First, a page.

Applications of the SRTM data also includes stuff like surveying, civil engineering, land use planning, disaster recovery, and determining line of sight for communications towers. Those comm towers you see dotting the landscape don’t just talk to cell phones, they also beam communications between each other, relaying signals back to the main network. With a detailed 3D map of the Earth’s surface it’s easier to plan where to put these when designing a communications network. And of course, there’s also a ton of science applications. One fun fact I learned while researching this episode is that when valleys erode away, the surrounding mountains actually get taller since the entire area is less heavy and the buoyancy of the mantle pushes everything up!

Before learning all the physics behind the radar, let’s take a look at this boom we just grew out of the side of Endeavour. How does a 60 meter mast fit inside a cylinder only 3 meters long? To be honest, I don’t really understand the mechanism at play here, but I’ll do my best. The mast is made out of eighty-seven 112-centimeter-wide cube-shaped sections called “bays” that have some sort of tricky latch on them. Materials used in the mast included carbon-fiber-reinforced plastic, stainless steel, alpha titanium, and Invar, a material that, as the name suggests, doesn’t change shape much (or is invariable) under thermal changes. Somehow, in a way I can’t really visualize, driving a single nut with a motor causes the mast to push out and grow, eventually locking into place once it reaches its maximum extent. In fact, it was critical that it did meet its maximum extent. It’s not that they couldn’t have used the data from only 40 meters or 50 meters out, but without hitting the full 60 meters the mast doesn’t lock into place and rigidize.

Several sources made a point of mentioning that the boom was the largest rigid structure deployed in space up to that point, only being eclipsed by the ISS in the years to come. But I’m a little skeptical about that. A few times in the past, on those annoying classified Shuttle missions like STS-51C and STS-33, something was deployed that may have included the Magnum electronics intelligence spacecraft. We are straying way outside of known fact here and into internet speculation, but if the diagrams I’ve seen of Magnum are to be believed, it would comprise a gigantic unfolding radio dish that was up to one hundred meters in diameter. Beyond the range of the even mightiest field goal! But since the DoD likes to keep their secrets, it’ll be decades before we know for sure.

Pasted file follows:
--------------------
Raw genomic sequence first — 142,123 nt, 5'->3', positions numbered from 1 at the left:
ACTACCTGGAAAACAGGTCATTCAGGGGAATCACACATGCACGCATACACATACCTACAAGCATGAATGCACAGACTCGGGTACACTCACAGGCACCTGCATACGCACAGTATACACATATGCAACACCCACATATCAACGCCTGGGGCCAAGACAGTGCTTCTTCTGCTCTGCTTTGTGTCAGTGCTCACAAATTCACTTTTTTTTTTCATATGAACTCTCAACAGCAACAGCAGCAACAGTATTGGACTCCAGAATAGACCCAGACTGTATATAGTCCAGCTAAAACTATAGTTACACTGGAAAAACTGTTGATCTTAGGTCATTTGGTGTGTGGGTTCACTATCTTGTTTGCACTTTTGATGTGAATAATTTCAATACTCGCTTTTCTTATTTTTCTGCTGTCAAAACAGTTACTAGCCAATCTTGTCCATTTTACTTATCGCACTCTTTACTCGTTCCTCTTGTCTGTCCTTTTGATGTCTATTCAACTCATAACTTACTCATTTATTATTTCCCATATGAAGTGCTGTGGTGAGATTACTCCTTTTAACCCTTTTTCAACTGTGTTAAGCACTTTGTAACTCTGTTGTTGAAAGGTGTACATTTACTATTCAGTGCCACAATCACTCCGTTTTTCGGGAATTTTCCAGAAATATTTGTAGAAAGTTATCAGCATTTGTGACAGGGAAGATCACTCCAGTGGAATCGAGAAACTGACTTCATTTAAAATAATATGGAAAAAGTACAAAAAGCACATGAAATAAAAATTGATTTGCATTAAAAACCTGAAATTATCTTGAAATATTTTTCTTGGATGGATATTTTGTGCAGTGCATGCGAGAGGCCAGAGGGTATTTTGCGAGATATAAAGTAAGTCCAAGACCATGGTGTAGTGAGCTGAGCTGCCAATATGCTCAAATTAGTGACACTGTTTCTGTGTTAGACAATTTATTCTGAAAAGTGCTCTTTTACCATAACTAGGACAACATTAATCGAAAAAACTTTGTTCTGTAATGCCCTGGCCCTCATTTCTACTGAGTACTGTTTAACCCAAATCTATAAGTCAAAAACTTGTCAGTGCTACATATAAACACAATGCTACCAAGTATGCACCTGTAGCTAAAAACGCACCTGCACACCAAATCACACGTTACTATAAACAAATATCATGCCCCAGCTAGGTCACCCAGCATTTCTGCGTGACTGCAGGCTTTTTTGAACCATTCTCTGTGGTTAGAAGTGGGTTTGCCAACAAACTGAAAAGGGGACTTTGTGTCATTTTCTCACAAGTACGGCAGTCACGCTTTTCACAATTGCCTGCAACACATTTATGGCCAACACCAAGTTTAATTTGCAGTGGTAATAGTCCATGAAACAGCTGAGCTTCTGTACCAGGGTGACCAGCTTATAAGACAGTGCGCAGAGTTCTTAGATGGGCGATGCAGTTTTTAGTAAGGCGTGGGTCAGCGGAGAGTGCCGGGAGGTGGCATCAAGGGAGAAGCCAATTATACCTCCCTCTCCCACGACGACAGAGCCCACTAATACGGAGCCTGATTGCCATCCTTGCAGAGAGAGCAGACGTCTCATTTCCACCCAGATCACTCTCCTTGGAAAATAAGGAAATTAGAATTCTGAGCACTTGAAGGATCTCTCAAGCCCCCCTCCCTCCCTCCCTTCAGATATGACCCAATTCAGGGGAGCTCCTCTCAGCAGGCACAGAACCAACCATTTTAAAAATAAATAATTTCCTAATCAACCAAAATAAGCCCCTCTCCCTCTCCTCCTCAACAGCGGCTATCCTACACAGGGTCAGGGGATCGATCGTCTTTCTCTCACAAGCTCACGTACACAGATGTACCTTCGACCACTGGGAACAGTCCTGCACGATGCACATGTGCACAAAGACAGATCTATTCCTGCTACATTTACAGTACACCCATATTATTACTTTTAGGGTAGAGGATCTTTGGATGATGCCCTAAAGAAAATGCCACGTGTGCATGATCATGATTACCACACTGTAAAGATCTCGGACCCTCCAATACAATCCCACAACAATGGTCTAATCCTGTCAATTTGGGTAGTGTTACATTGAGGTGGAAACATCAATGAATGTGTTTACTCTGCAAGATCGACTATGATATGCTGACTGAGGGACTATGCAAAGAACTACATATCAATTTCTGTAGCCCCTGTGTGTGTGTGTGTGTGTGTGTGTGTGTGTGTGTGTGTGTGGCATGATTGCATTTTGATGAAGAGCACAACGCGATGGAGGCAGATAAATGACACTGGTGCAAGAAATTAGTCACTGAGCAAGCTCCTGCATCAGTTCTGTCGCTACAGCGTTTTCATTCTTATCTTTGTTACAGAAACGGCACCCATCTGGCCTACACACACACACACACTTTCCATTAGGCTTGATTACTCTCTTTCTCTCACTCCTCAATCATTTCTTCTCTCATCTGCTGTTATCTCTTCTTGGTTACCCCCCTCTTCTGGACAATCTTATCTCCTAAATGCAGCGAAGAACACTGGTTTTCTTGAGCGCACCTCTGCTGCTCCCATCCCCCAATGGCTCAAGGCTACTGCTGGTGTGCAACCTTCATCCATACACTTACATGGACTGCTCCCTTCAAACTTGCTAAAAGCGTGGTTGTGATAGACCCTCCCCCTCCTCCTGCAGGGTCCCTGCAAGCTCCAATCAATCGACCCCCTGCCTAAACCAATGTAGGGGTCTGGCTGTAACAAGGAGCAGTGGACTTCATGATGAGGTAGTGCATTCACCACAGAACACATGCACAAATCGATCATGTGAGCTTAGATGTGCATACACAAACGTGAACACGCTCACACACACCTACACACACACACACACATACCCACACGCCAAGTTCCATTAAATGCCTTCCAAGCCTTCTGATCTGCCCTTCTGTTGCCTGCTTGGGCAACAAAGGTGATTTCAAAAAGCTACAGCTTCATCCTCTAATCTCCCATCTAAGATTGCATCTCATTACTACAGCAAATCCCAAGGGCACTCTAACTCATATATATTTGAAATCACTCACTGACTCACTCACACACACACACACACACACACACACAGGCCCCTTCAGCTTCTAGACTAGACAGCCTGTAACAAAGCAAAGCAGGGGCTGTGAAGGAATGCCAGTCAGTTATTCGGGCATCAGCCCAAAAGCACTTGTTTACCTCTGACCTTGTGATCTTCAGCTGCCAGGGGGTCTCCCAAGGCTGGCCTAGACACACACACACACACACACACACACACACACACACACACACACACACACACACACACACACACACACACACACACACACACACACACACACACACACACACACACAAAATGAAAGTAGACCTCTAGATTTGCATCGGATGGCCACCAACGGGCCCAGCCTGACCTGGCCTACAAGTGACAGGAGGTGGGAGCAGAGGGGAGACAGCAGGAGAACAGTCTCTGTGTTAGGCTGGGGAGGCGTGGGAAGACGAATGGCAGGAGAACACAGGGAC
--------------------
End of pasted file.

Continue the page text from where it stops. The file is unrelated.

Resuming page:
Also, fun fact, the mast was made by the same people who made the mast for the Tethered Satellite System. Now, before you panic, let’s just remember that the mast worked fine on TSS, it was the tether that had issues.

Alright, so that all sounds great, but how do we actually generate the data? At the end of that long mast is a 360 kilogram structure that holds the key to this mission: two additional radar receivers, one for C-band and one for X-band. It’s time to learn about interferometric synthetic aperture radar, or InSAR.

OK, so first, there’s regular old radar, short for radio detection and ranging. A radio antenna emits a pulse of radio energy, which is just very low frequency light. That pulse bounces off of stuff, and the antenna listens to hear the echo. By carefully measuring the timing of the echo it’s possible to figure out how far away something is and by analyzing the echo it’s possible to learn something about the properties of the object the pulse bounced off of.

Then there’s synthetic aperture radar, which we’ve seen a few times now. In synthetic aperture radar, the radar antenna is mounted to a vehicle, and uses the fact that the vehicle is moving to make it as if the radar antenna was physically bigger than it is, which gives it better resolution. When we saw this technique on previous missions, the Shuttle would emit a pulse of radio energy which would bounce off the surface of the Earth and return to the Shuttle. Since different materials scatter the radar in different ways (especially once you start adding polarization into the mix), it’s possible to make maps that highlight stuff that isn’t necessarily obvious in an optical map. Flat things tend to reflect the radar really well, so they’re either black because the radar pulse is reflected in some random direction and doesn’t come back to the Shuttle at all, or they’re very bright cause it bounces directly back like a mirror. Wet things reflect the pulse differently than dry things. The dimensions of the stuff on the ground also matters, since the radio waves are pretty long, and will be affected differently by things that are close to their size. Plus, since radio waves will happily fly right through cloud cover and don’t rely on sunlight, it’s possible to make maps through clouds, at night, or even on cloudy nights. Pretty useful stuff.